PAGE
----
Arabic poetry has a long tradition in the Arabian peninsula even before the development of Islam. People composed and recited long poems that they remembered without writing down. As soon as written Arabic became common in the 700s AD, poets began publishing in every corner of the Islamic Empire.
One of the most famous of these poets is Omar Khayyam. Khayyam wrote in the 1100s AD. He may have been a follower of Sufi Islam, which is focused on the relationship between the individual and God. In any case, it’s still very hard to know what Khayyam’s short poems mean.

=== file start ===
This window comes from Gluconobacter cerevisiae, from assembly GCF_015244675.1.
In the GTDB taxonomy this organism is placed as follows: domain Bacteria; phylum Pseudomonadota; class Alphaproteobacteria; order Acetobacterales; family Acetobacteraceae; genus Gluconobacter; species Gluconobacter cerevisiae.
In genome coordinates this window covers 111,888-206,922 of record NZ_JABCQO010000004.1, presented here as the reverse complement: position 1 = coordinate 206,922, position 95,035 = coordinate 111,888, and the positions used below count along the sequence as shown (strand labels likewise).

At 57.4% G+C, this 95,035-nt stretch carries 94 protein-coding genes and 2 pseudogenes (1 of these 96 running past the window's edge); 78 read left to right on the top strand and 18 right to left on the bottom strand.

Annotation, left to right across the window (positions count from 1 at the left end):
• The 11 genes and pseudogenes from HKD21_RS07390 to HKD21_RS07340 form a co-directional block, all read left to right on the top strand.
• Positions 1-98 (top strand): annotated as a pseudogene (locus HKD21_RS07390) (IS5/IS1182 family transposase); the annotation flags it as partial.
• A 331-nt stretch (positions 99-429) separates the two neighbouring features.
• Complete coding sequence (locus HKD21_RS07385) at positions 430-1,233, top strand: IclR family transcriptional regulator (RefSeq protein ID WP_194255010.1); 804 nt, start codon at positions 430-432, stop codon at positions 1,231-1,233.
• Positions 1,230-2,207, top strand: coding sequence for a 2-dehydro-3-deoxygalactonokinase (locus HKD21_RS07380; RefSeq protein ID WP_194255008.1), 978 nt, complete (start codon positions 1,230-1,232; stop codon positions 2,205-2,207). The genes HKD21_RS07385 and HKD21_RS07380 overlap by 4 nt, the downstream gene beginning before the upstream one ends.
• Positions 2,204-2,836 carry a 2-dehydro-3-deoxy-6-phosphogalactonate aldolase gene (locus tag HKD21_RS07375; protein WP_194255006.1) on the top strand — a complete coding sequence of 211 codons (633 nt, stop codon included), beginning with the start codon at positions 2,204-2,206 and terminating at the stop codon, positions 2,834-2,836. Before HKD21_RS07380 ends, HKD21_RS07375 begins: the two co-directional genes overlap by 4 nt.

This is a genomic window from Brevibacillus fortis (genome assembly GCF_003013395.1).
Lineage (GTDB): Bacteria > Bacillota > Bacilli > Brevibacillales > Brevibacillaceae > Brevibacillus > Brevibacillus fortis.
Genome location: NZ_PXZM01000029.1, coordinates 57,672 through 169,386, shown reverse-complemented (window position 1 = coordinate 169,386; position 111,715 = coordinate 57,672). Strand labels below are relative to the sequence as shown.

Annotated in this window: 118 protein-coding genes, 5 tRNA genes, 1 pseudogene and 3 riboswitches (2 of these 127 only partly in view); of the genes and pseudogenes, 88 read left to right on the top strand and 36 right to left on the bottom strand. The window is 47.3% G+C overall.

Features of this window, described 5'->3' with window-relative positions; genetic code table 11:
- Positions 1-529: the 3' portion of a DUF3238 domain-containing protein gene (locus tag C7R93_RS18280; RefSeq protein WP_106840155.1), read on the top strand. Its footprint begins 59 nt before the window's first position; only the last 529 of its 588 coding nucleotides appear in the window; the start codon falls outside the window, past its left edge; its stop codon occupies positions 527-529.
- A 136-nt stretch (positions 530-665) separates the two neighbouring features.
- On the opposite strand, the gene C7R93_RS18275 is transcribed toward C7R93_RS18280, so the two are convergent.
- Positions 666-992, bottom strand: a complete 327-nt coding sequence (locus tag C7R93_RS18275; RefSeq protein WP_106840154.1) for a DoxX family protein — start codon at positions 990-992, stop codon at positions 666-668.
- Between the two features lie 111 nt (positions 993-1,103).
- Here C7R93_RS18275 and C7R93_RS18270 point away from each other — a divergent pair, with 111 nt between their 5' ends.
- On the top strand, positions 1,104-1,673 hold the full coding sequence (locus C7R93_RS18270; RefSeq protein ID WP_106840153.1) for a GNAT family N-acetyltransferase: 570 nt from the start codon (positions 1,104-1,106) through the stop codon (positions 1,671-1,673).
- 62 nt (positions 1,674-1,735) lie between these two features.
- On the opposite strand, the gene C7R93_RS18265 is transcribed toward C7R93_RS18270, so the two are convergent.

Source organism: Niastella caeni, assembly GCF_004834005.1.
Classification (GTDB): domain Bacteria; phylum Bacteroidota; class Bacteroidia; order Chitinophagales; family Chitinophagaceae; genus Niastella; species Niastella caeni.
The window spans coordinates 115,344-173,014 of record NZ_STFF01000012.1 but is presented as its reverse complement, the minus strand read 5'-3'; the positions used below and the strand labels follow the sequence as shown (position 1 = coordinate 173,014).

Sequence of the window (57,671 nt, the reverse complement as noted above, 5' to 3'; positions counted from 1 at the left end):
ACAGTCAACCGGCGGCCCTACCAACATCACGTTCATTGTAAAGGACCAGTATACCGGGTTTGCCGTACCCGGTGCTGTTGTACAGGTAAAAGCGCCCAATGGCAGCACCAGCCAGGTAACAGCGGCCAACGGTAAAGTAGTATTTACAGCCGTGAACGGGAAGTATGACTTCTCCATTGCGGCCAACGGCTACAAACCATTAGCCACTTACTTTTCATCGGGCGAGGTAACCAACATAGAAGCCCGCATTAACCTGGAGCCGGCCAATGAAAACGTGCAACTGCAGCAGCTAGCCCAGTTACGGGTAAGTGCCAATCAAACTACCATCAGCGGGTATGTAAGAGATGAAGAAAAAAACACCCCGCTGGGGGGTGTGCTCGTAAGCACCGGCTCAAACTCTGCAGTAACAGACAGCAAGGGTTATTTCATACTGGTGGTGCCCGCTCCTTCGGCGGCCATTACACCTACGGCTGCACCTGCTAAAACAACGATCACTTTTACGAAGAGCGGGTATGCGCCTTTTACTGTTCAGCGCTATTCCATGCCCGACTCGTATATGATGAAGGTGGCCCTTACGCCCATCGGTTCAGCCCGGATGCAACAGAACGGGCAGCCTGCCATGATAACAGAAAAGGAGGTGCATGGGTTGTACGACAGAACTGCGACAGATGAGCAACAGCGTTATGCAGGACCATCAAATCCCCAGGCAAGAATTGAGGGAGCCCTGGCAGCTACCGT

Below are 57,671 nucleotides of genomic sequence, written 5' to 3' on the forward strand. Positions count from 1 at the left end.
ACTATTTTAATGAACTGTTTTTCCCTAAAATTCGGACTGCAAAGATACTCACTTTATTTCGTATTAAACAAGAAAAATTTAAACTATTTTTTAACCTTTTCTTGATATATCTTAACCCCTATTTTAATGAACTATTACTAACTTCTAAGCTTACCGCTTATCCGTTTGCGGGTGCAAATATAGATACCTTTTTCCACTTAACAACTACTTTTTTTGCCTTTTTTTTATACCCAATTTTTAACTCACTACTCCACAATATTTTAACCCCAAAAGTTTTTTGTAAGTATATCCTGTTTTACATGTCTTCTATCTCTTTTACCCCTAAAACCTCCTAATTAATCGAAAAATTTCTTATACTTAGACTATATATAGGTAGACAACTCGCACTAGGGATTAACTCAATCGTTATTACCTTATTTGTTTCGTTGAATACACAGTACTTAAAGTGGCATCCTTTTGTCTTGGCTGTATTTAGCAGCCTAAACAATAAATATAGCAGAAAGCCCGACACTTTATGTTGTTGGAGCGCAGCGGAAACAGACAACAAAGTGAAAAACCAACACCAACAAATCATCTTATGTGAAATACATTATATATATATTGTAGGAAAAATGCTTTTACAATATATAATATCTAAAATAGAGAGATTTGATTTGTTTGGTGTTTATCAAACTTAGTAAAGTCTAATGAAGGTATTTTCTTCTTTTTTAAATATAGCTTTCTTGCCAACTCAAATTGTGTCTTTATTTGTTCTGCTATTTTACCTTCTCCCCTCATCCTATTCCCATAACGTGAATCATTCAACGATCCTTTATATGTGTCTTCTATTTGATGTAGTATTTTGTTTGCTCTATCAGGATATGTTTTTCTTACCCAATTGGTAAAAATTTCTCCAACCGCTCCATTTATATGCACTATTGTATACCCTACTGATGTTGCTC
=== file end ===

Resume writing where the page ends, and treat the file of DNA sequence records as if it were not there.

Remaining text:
Here’s a reading of one of Rumi’s poems.
Rumi is another famous poet from the Islamic Empire. He wrote in the 1200s AD, a little before Dante in Europe. Rumi was certainly a follower of Sufi Islam. His poems are mainly about how love can connect people with God.
A third Sufi poet, Lalla Arifa, lived in northern India in the 1300s AD. She wrote poems about ordinary women’s housework, used as metaphors, again, for people’s relationship to God.
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